So, I'm reinstalled on a stable hard drive now and sources.list is at least functional and chromium-browser is successfully installed so I'm at least on the road to recovery. Time to reinstall dwww and some other things :P

I'm not complaining. Just sharing.

Also, I'm annoyed - for the first time - with my Antec Sonata III because it's literally impossible to install a hard drive in the exterior 3.5" bays, and that is simply unacceptable, Antec!!! :evil:
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Re: Going Debian

Postposted on Wed Mar 30, 2011 7:14 pm

flip-mode wrote:I am now fully conviced that there are at least one or two bugs in the install process. Selecting a mirror during install fails every time and then I have to go and edit sources.list.

Are you by any chance installing 6.0.1?

There was an announcement from Debian, just today, that something was overlooked in the process of building the 6.0.1 ISOs and some important files in those ISOs got left out. Not everyone will have seen any problems, and if the install worked fine there's nothing really to worry about AFAIK, but they've still fixed the problem and released updated ISOs tagged 6.0.1a.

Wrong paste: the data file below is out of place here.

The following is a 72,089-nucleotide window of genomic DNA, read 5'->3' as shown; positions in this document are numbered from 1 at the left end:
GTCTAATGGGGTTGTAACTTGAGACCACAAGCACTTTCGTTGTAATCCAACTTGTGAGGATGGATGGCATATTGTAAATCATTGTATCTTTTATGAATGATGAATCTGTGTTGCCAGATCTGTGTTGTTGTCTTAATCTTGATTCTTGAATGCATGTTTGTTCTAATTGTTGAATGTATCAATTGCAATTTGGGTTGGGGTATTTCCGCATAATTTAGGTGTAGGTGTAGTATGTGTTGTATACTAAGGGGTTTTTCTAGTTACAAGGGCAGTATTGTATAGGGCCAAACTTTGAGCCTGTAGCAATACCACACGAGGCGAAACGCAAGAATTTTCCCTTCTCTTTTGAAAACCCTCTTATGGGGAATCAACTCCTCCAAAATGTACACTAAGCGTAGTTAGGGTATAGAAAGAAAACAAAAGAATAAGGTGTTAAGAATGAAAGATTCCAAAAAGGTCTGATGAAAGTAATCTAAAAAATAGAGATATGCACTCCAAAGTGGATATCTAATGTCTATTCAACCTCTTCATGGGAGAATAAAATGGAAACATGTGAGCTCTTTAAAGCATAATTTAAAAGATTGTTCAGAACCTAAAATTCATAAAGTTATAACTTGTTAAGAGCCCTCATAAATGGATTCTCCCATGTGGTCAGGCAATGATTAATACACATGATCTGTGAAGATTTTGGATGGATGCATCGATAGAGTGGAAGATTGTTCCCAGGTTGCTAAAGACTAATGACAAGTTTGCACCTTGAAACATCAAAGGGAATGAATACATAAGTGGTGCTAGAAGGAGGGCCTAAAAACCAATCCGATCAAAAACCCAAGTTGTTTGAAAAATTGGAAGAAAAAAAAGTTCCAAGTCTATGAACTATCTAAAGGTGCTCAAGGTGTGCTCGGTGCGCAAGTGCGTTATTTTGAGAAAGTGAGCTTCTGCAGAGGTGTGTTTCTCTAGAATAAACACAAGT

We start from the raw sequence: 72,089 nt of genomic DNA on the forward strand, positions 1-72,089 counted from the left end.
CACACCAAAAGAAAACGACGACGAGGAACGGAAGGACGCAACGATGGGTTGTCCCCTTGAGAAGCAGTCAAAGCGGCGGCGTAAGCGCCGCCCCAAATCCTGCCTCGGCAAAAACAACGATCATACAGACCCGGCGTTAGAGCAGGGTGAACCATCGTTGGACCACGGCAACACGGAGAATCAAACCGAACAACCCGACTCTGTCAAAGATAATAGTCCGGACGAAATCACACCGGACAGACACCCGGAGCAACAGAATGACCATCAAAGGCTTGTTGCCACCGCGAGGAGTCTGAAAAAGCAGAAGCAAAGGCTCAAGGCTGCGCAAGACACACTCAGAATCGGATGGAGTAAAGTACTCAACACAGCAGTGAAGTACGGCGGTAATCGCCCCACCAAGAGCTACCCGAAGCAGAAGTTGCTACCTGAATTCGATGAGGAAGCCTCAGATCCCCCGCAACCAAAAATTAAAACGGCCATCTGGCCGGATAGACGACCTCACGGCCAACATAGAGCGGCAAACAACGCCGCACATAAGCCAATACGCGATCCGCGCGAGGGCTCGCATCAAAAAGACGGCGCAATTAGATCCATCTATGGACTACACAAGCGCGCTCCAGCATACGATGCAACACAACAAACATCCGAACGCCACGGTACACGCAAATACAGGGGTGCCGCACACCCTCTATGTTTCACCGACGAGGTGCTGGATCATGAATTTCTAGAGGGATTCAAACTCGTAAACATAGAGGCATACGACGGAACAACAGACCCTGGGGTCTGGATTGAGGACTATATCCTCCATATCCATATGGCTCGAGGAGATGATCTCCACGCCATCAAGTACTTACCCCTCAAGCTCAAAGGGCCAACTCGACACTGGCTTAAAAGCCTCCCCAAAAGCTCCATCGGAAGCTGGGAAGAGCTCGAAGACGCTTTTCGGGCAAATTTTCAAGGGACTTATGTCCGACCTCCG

I don't know exactly what the problems which got fixed were, but since you've been having issues, it might be worth checking out the updated version.

I've installed 6.0.0 several times now, over the course of wrestling with RAID config and hard-drive failures on my new build, with no problems which couldn't be more plausibly attributed to other sources. (Aside from one design flaw which only hits if /dev/sda is configured as a RAID device and can't play host to grub. I still need to file a bug report about that one.)
Last edited by The Wanderer on Wed Mar 30, 2011 8:11 pm, edited 1 time in total.
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Re: Going Debian

Postposted on Wed Mar 30, 2011 7:59 pm

Well that is interesting. I will have to look into that, thanks.
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Re: Going Debian

Postposted on Thu Mar 31, 2011 7:55 pm

Wanderer, looks like none of those issues applied to me, as far as I understand.